Monday, March 31, 2014

Whatever Happened to Risk when We Went Agile?

There seems to be some sort of rallying cry that Story Points and, in general, estimates, should be gotten rid of entirely from any sort of software development process.  I think this is, generally, a very strong kneejerk reaction to some pains through the development and release process in terms of managing expectations.

Usually said pains come from someone managing expectations in the following manner:

  • A Release is planned with a set number of User Stories define
  • Said user stories are pokered 
  • Project Manager compares the sum of the user stories against the team's velocity and converts that into sprints - let's say they determined that it sums up to about 4 sprints.
  • Project Manager sets a release date approximately 4 sprints from now.
  • Project Manager attempts to hold team accountable to the Release Date.  The word "commitment" seems be the word of choice, lately.
The most glaring issue with this situation is something that doesn't get mentioned a lot in the agile process: accounting for risks when managing expectations.

We've all probably seen various different risk charts that show likelihood vs. impact with mitigation plans associated with each.  These have all but disappeared.  Granted, I'm not saying that a team should get back to long drawn out risk powerpoints, but it's the team's responsibility to bring up these risks.  It's usually the project manager's responsibility to communicate these risks out.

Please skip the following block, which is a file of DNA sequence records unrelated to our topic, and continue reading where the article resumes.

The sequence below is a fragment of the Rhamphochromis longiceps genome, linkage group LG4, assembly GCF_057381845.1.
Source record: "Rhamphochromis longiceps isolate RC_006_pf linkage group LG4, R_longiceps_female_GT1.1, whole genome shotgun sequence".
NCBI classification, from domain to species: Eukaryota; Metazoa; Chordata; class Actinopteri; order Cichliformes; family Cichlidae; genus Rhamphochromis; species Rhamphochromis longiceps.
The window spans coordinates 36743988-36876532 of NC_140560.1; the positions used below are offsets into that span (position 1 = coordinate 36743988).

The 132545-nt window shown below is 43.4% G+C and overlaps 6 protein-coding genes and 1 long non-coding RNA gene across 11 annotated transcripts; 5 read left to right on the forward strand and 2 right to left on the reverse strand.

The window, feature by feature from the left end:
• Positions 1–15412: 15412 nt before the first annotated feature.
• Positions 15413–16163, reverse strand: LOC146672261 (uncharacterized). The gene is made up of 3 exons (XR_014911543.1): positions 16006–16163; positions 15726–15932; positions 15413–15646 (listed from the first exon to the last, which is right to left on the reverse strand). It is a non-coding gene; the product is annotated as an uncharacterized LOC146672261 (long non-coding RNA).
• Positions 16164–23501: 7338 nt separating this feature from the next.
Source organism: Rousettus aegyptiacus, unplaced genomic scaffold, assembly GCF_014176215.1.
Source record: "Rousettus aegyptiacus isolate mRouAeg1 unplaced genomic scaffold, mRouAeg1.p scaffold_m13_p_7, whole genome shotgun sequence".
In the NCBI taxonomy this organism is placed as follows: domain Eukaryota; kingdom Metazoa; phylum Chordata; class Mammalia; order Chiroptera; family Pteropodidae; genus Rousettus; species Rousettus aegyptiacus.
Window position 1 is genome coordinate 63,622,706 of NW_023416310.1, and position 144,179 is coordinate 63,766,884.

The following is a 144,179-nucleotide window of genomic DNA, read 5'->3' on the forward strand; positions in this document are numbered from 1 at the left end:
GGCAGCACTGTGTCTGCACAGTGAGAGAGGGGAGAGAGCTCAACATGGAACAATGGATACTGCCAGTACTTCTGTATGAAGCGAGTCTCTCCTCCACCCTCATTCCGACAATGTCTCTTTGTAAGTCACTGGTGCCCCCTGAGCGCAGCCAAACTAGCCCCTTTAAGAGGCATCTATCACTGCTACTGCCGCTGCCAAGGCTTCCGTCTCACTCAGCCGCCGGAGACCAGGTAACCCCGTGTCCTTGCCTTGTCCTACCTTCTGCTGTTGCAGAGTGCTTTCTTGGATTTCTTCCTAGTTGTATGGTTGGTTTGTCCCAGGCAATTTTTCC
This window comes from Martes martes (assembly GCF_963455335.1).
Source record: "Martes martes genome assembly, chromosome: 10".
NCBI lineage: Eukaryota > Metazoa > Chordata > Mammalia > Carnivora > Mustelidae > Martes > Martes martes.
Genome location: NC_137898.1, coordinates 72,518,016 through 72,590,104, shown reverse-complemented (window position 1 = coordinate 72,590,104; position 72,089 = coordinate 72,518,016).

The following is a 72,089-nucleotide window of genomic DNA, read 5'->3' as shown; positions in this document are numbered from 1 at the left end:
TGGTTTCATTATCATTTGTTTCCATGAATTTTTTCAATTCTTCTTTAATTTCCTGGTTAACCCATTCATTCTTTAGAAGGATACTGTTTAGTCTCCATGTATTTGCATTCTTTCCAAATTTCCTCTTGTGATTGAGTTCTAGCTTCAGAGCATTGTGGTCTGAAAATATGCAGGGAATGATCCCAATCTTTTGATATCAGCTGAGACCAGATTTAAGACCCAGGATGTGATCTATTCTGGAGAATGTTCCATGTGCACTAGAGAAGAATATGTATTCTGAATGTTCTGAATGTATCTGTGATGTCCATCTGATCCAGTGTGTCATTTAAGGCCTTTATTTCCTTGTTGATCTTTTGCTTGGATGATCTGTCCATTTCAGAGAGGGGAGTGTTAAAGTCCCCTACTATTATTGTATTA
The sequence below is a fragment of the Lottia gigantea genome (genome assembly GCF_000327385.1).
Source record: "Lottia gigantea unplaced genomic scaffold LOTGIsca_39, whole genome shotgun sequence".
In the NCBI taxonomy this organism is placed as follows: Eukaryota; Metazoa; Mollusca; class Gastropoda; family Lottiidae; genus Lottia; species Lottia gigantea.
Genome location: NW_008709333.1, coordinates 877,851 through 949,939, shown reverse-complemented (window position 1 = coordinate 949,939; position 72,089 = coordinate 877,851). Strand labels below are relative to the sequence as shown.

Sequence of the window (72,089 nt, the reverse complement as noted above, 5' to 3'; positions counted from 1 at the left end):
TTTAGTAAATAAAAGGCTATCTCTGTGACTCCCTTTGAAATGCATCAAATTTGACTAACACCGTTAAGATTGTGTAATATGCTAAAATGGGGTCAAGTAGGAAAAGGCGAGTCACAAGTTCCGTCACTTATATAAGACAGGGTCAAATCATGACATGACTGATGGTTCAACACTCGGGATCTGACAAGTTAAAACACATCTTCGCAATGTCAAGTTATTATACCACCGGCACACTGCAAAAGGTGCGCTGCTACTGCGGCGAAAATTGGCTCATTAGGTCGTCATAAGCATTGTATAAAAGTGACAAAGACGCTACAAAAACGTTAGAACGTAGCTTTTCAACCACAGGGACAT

I get the impression that a lot of agile teams have lost sight of actively tracking risk and reflecting it back to project stakeholders.  It's not like they've gone away because you're doing Scrum.  

Here's my unscientifically backed opinion on medium to long term estimates: shoot from the hip estimates in terms of resources and man-hours from an experienced manager, in conjunction with a development leader or two, is just as good as a thoroughly pokered out backlog.  You take a look at it from a high level, identify some risks, and based on what you know from the team, manage the expectations of the stakeholders.  

Some may argue that more vague stories with point values far exceeding your sprint threshold are just as good.  I actually don't have much direct experience in trying that, but it would also be something to think about.  When you get story points that are as high 100 points, to me that's pretty much the same as a shot from the hip.

The last thing you want, however, is to attempt to define all the lower level user stories at the beginning.  You will find yourself spending an arduous amount of time at once to try to estimate something months in advance and opening yourself to the challenges that impact Waterfall.

In the end, it all boils down to plain ole communication, including the appropriate people in the decision making process, and getting buy-in for the final decision.  At the very least, you didn't spend an ungodly amount of time holed up in a room trying to think of every single thing for the next couple of months.

So why poker at all? Well, there are a boat ton of uses where pokering, with Story Points in particular, is very useful.  This post is getting long so I'll talk about how they help smooth out the process from sprint to sprint in the next post.

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